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Posted: July 14, 2012 6:29 p.m.

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Blakeslee: How to start your search

Are you having trouble getting the information you need out of your database search? Here are some tips on searching Internet databases:

•Know what your searching: Learn on the homepage what the database has to offer you. All databases available on the Internet have a homepage and explains thoroughly what it has to offer you. Read what you are searching before just going in and randomly searching. You can become overwhelmed and frustrated if you don't take your Internet searches slowly. Searching multiple databases at one time can bring you too many results that you have to sift through. The best policy is to know exactly what you want to search and search that database specifically.

•Are you searching censuses, passenger lists, indexes or property? Make sure the database covers the area you need before searching.

•Focus on young children if you can: Children seem to be more accurate in the databases. Adults, even in the late 1800s, do not give accurate information especially in the census.

•Don't be in a hurry when searching: A good number of the databases allow flexibility. Wild cards and partial names for example.

•Wildcards: Usually it is an asterisk (*). For example, you have the name Robert Glasgow. To search using a wildcard would be Robert Glas*. The results would be Glass, glasgow, anybody in the database starting with Glas... etc. Also if you want to find the exact phrase or name, enclose it with quotation marks. A question mark (?) also works like an asterisk (*). Sometimes the database will inform you of what wildcards can be used in their particular database.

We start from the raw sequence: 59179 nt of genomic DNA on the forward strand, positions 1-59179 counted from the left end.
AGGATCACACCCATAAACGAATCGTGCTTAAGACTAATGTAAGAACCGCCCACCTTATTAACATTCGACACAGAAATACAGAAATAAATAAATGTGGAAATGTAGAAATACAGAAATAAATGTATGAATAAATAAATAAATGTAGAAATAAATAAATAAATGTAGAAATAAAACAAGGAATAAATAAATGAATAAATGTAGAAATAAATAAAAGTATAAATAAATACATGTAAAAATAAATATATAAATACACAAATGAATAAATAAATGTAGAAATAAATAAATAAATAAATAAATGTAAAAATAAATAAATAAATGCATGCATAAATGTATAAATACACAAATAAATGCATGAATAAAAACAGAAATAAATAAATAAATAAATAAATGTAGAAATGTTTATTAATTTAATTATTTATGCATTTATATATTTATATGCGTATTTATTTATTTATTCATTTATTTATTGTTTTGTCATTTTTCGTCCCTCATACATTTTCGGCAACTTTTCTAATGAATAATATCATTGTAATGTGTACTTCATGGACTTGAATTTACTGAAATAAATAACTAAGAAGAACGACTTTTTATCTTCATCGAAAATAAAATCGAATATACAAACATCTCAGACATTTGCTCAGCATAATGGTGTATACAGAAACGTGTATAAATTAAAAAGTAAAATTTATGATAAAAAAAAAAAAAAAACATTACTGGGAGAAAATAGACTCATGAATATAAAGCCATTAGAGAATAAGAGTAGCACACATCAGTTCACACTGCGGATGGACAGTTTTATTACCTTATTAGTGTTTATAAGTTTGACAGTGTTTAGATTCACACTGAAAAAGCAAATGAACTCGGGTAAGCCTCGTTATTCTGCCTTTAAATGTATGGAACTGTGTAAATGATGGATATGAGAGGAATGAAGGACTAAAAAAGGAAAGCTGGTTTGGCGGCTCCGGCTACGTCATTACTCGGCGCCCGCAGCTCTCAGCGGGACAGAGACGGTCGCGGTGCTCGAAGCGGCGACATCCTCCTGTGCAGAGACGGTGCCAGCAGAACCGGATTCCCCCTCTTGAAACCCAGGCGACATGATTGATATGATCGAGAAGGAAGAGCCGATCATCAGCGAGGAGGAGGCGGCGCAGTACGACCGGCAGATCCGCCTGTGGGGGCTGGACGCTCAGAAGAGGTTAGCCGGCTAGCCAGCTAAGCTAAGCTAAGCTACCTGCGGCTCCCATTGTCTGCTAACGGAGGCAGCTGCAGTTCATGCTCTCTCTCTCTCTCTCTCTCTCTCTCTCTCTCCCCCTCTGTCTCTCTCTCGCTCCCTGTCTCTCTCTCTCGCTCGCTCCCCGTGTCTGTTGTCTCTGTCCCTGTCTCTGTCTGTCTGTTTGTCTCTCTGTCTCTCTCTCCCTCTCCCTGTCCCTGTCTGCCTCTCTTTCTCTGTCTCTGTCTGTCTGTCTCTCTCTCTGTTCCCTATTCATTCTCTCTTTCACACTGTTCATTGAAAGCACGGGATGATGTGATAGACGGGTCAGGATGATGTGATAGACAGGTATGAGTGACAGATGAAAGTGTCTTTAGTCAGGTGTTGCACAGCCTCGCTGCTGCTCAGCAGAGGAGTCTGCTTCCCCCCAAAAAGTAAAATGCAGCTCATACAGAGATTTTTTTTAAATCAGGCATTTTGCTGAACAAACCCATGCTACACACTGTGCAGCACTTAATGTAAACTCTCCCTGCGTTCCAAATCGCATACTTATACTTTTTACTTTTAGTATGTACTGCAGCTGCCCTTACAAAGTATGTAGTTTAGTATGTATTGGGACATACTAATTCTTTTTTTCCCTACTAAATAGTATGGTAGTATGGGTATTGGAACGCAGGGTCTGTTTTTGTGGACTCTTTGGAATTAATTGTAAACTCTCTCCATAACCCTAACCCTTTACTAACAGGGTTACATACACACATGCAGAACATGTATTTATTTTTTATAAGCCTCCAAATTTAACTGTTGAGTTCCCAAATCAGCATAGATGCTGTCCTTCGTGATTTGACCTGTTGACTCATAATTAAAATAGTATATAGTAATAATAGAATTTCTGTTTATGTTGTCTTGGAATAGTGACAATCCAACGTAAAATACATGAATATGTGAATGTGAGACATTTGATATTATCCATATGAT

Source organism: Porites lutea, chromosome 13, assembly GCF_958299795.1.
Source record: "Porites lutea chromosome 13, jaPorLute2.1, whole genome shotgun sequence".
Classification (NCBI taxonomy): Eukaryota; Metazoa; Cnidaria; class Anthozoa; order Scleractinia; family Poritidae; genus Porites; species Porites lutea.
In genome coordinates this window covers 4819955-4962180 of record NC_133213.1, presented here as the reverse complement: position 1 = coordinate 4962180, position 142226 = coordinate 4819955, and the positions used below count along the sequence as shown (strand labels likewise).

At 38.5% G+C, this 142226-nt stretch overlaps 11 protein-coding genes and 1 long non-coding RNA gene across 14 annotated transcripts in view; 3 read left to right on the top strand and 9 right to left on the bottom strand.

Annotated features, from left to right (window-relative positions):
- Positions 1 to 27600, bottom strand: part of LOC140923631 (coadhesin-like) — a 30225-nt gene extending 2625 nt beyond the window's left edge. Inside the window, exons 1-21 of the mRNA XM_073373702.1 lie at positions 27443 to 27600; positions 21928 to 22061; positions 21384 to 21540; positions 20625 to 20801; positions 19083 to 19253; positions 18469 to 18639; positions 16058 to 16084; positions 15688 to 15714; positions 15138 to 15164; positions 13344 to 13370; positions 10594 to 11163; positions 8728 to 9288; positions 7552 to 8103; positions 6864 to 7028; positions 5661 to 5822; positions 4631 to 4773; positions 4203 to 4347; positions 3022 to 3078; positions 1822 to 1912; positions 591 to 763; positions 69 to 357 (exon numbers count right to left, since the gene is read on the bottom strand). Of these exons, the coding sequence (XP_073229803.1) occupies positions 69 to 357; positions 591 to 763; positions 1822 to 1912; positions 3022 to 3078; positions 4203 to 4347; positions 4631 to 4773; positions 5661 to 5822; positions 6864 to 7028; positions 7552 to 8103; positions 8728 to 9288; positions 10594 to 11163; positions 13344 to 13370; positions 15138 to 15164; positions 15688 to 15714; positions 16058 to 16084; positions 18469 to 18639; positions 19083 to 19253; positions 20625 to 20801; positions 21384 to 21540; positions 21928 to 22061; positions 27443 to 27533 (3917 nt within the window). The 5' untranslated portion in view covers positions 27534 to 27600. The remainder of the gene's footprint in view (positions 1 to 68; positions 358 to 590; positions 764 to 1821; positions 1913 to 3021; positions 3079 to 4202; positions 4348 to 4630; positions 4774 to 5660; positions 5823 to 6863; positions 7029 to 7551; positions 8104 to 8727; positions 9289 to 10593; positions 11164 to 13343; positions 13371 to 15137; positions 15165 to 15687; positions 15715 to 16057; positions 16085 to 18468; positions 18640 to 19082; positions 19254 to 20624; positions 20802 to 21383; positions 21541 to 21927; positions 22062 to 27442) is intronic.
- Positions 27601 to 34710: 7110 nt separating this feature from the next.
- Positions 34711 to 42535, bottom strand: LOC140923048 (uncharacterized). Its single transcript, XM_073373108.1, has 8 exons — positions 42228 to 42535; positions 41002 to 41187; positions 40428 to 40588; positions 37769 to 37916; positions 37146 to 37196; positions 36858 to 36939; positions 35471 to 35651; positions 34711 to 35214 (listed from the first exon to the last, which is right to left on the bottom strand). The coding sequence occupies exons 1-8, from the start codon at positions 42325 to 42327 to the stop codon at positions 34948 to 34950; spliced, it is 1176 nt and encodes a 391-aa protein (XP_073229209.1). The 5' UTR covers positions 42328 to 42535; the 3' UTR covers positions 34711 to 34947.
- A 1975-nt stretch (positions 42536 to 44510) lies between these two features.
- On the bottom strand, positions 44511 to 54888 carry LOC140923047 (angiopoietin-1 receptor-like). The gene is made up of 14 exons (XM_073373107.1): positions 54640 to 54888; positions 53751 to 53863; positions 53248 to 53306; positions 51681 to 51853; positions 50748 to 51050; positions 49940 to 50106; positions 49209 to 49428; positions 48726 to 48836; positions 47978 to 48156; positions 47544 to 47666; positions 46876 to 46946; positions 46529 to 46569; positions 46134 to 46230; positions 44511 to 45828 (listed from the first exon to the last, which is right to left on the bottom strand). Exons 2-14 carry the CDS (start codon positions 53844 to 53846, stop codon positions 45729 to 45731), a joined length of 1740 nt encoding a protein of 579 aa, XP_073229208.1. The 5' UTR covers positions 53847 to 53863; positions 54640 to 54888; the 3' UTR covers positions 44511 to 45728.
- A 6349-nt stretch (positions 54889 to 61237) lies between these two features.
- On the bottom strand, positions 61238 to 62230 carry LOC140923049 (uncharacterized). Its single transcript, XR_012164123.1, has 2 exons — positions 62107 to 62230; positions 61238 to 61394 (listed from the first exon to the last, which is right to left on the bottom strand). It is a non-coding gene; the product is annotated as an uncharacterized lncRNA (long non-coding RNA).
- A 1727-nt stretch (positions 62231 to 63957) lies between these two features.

•Indexes: When you get search results and it includes an index, make sure you also check the original. The index is only as good as the data operator. For example, a L could be taken for a T. Also, there is more information on the original than the index. Don't miss out on important information by not looking at the original document.

•Have you ever searched the census and said, what does that say? You just can't read the shorthand of early census takers. They used some obvious shorthand, like jno = john. Does that make sense? Thos = Thomas. After 30 years of reading the censuses, I am still learning.

•Historical Newspapers: lets you search but uses OCR (optical character recognition). Example, type a keyword like Robert Glasgow, and it looks for Robert and Glasgow which, of course, is going to bring up thousands of unnecessary information and is very unreliable. If you search twice it will bring up different information each time. If you are looking for a death notice, use the date and then search within. Try putting the whole name in quotes "robert glasgow" and hopefully it will bring up only the Robert Glasgow's' you need. The Newton County Library has access to historical newspapers on microfilm in their Heritage Room.

•Expand your search area: Do not limit your geographical area when searching. Even tho automobiles were not in the picture in our ancestor's time, it is not uncommon for relatives to attend church 20 miles away. Meeting someone (spouse) 2-3 counties away happened. Remember, early settlements were small and ministers served several congregations around the different counties. The records for the church for many counties may be found all together.

•Last tip: When searching digital databases ignore the surname. That's right, ignore the surname. Scanning given names and other criteria in search forms results in success. Sometimes the surname is illegible, oddly spelled or incorrectly indexed. You can sometimes even find married daughters, remarried widows, etc..

Ellen Blakeslee is a professional genealogist living in Covington. You can email her at with any questions or concerns.

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